A new study done by policy group Save Our States has discovered that publicly funded charter schools cost taxpayer less money in New York than traditional public schools - by a margin of more than $3,000 per student.
Why the 24-27 percent discrepancy between charter schools and public schools? The report points to teacher benefits:
Pensions and health costs for teachers and other staff are substantially higher for the traditional, unionized public schools compared to charters, which offer their employees 401ks rather than more generous defined benefit plans.
The group's study directly challenges a New York City Independent Budget Office study from 2010 that suggested the cost gap between charter schools and more traditional public schools was much more narrow.
According to Harry Wilson, a co-author of the new study and experienced pension expert, the IBO study was "fraudulent" for not measuring employee benefits by the same standards used by corporations.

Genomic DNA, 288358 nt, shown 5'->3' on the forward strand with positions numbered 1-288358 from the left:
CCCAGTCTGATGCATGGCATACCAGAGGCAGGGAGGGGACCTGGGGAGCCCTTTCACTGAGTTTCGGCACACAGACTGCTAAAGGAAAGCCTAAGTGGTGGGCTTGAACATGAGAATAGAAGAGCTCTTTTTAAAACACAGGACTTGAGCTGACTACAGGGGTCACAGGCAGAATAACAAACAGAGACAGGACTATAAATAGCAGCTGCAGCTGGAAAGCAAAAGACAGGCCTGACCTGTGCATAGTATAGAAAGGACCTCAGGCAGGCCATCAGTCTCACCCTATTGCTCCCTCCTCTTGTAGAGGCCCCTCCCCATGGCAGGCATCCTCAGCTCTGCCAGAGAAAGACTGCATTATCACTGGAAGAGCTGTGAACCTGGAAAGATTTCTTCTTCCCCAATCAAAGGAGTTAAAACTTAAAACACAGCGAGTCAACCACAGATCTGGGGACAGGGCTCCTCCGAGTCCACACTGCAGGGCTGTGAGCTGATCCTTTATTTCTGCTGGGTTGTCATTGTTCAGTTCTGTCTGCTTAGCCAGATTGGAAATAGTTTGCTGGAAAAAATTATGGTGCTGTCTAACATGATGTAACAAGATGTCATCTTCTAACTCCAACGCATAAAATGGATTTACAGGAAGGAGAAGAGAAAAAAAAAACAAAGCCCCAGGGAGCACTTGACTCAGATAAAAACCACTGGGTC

Both IBO and Save our States are defending their reports. Either way, charter schools will play a critical role in the New York City mayoral election. Democrat Bill de Blasio has been aggressive about charging charter schools rent and has made education reform a core component of his campaign platform. In contrast, Republican Joe Lhota is a passionate charter school advocate and critic of de Blasio's proposals. Although de Blasio is the current favorite in the polls, this new study and the recent pro-charter school/anti-de Blasio endorsement from state education chancellor Merryl Tisch could change the game.
Ultimately, voters will need all of the information on this top priority that they can get.